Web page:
14-Time Funny Car Champ On Comeback Trail
HOUSTON, Texas – On one of only two racetracks on which he still is the Funny Car record holder for both quarter mile time (4.695 seconds) and speed (328.06 miles per hour), John Force tries to re-energize his latest – and most unlikely – POWERade championship bid this week in the 21st annual O'Reilly Auto Parts Spring Nationals at Houston Raceway Park.
The fact that drag racing's biggest winner is back behind the wheel of a Castrol GTX® High Mileage™ Ford Mustang just six months after suffering devastating injuries in 300 mile-an-hour crash is surprising. That he is eighth in the driver standings is remarkable.
Force, who has won 14 of the last 18 NHRA Funny Car championships, withdrew his team from last year's Houston race in the aftermath of the death of teammate Eric Medlen in a testing accident at Gainesville, Fla.
He subsequently committed himself to improving Funny Car safety through the creation of The Eric Medlen Project in Brownsburg, Ind. Ironically, the 125-time tour winner credits safety enhancements that grew out of Medlen's accident for saving his own life.
Although his focus clearly is on race car safety, particularly since daughters Ashley, Brittany and Courtney all are involved in the sport, Force hasn't lost his competitive drive.
Just four months after the accident that left him with a compound fracture of the left ankle, broken bones in both hands and both feet and damage to the ligaments and tendons in his right knee, the 58-year-old icon was back in the cockpit for January testing at Phoenix, Ariz.
He rolls into HRP, a track on which he has won seven times, needing just six more round wins to become the first pro driver to win 1,000 competitive rounds. That would add an exclamation point to a legacy that already is assured.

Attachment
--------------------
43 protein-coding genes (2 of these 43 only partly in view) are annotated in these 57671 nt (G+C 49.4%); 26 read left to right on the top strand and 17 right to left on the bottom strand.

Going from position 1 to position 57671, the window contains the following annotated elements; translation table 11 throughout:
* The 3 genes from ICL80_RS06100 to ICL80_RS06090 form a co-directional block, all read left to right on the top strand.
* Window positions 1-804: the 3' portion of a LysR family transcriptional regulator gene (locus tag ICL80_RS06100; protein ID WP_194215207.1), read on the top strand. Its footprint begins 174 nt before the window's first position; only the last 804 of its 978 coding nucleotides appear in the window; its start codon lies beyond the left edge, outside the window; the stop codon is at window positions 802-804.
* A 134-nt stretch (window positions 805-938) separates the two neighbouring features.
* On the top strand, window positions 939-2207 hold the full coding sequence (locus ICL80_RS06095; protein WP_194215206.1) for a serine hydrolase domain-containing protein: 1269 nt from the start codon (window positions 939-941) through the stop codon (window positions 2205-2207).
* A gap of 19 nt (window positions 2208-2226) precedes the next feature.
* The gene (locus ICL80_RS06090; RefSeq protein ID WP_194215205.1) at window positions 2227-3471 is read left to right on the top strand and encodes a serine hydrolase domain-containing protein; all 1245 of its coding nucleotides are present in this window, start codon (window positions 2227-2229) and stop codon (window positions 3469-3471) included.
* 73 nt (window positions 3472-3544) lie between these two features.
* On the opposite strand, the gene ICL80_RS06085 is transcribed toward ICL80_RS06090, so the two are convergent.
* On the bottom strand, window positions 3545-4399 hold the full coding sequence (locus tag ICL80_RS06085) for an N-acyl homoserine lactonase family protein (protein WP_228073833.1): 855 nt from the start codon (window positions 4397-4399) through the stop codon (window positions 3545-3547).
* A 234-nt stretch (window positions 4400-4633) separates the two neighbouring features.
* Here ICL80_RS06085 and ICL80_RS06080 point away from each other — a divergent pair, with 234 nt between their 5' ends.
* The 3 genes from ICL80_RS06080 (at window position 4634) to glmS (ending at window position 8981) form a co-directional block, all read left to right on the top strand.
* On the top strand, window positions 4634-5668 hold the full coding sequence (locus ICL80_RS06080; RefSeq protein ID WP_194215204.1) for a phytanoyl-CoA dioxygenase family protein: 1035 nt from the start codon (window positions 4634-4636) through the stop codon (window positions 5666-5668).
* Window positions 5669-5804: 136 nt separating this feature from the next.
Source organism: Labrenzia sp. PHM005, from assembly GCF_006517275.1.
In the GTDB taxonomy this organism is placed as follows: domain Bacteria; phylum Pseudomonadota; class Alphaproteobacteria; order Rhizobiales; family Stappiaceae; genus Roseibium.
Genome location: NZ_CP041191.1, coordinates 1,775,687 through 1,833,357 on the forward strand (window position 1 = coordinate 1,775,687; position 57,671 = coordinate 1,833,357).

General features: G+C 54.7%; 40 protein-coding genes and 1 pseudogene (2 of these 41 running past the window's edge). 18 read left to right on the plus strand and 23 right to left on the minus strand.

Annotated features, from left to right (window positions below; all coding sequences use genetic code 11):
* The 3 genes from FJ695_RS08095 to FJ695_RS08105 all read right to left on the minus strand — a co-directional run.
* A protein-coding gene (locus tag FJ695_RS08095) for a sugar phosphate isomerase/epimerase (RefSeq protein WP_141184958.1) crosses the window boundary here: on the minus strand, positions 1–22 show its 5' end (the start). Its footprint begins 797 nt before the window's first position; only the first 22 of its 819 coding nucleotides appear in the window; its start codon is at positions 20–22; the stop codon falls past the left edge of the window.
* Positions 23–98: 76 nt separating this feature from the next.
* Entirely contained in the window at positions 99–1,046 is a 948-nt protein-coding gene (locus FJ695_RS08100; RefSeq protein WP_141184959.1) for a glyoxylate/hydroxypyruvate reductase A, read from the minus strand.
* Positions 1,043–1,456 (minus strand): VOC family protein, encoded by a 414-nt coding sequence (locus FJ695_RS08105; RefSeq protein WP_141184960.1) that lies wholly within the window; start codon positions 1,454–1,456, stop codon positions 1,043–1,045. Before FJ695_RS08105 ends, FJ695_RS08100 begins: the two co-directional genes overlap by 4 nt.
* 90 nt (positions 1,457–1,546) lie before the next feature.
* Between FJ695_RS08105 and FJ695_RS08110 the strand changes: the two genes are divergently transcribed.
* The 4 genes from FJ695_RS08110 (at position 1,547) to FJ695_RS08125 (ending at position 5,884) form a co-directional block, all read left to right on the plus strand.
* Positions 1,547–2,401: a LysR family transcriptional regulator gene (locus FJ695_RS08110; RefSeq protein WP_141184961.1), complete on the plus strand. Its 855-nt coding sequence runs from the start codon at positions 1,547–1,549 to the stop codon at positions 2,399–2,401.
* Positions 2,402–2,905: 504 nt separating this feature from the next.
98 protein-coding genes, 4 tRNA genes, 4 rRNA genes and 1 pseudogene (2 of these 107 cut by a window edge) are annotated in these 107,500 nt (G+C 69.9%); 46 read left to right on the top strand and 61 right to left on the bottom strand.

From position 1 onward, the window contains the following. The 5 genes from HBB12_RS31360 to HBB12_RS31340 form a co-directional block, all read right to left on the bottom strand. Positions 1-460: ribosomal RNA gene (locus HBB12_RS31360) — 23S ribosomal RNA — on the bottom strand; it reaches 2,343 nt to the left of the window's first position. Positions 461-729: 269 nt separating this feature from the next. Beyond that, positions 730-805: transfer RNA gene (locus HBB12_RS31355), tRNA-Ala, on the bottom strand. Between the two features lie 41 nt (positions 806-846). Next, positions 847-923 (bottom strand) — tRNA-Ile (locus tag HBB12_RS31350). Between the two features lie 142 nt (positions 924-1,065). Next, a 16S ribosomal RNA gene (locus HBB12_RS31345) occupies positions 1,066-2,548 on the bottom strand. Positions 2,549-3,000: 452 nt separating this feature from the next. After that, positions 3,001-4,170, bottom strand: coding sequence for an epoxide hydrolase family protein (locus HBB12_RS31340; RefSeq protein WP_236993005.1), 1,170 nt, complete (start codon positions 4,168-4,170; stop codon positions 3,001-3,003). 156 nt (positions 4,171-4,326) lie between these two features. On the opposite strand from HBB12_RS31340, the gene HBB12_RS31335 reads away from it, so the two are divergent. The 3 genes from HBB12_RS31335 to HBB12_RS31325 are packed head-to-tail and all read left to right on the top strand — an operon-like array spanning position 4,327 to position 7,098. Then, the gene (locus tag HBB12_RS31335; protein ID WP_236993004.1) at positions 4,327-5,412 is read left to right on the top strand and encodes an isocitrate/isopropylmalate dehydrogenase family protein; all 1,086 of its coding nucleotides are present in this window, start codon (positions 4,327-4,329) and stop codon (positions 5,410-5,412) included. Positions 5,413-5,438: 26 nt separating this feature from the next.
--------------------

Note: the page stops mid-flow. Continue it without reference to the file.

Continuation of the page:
Event though the Sept. 23rd crash at the Texas Motorplex kept him in a Dallas hospital for 27 days, the 14-time Auto Racing All-America selection never thought seriously about retiring from a sport in which he has been active for the last 31
In fact, he is contracted to drive the Castrol GTX High Mileage Ford for at least three more years.
"If I retired, what would I do?," he asked. "Besides, I still love driving my hot rod. That's the truth.
"When we lost Eric, it changed how I thought," Force said. "I always coached that winning is everything because that's what I learned from Vince Lombardi, but maybe Lombardi never had someone die on the playing field.
"I still want to win but more than anything I want to make the sport safer for my daughters and the next generation. That's what The Eric Medlen Project is all about."
Although he has exited in the very first round at the last two events, Force feels good about his chances at Houston, where he's won seven times.
"We had a bad race at Gainesville," he said, "but the positive is that on days like that, you learn a lot about what you shouldn't do. We're still learning about these new hot rods, but it's exciting. We didn't even know if they'd go down the racetrack when we showed up at Pomona (Calif., for the season-opening CARQUEST Winternationals).
"But now we know we can compete – and that's all we need."
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Did You Know?
– Even though he is trying to come back from the most serious crash of his 31-year pro
career, John has won two more racing rounds this year than he had last year at this time. In 2007, he didn't win his first round until May 6 before rallying with three wins to qualify for the Countdown to the Championship in which he ultimately finished seventh.
– John's victory at HRP on April 14, 2002, his last win in the O’Reilly Spring Nationals, was the 100th of his storied career. He beat Tommy Johnson Jr. in the final.
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JOHN FORCE by the numbers....
1 position occupied after 14 of last 19 seasons.
2 first round losses in 23 races at Houston Raceway Park (1989, 2000)
3 screws permanently securing the snapped bone in his left ankle suffered in a Sept. 23rd, 2007 crash at Dallas, Texas.
4 months of strenuous rehab to prepare for the 2008 season.
5 Houston wins from No. 1 qualifying position (1990, 1993, 1996 and both races in 1999)
6 round wins shy of becoming the first to 1,000.
7 victories at Houston Raceway Park (1990-91, 1993, 1996, both races in 1999, 2002).
8 Final round appearances in the O'Reilly Spring Nationals
9 runner-up finishes before winning his first race, June, 1987, at Montreal, Canada.
10 consecutive NHRA Funny Car championships (1993-2002).
21 straight seasons with at least one NHRA victory.
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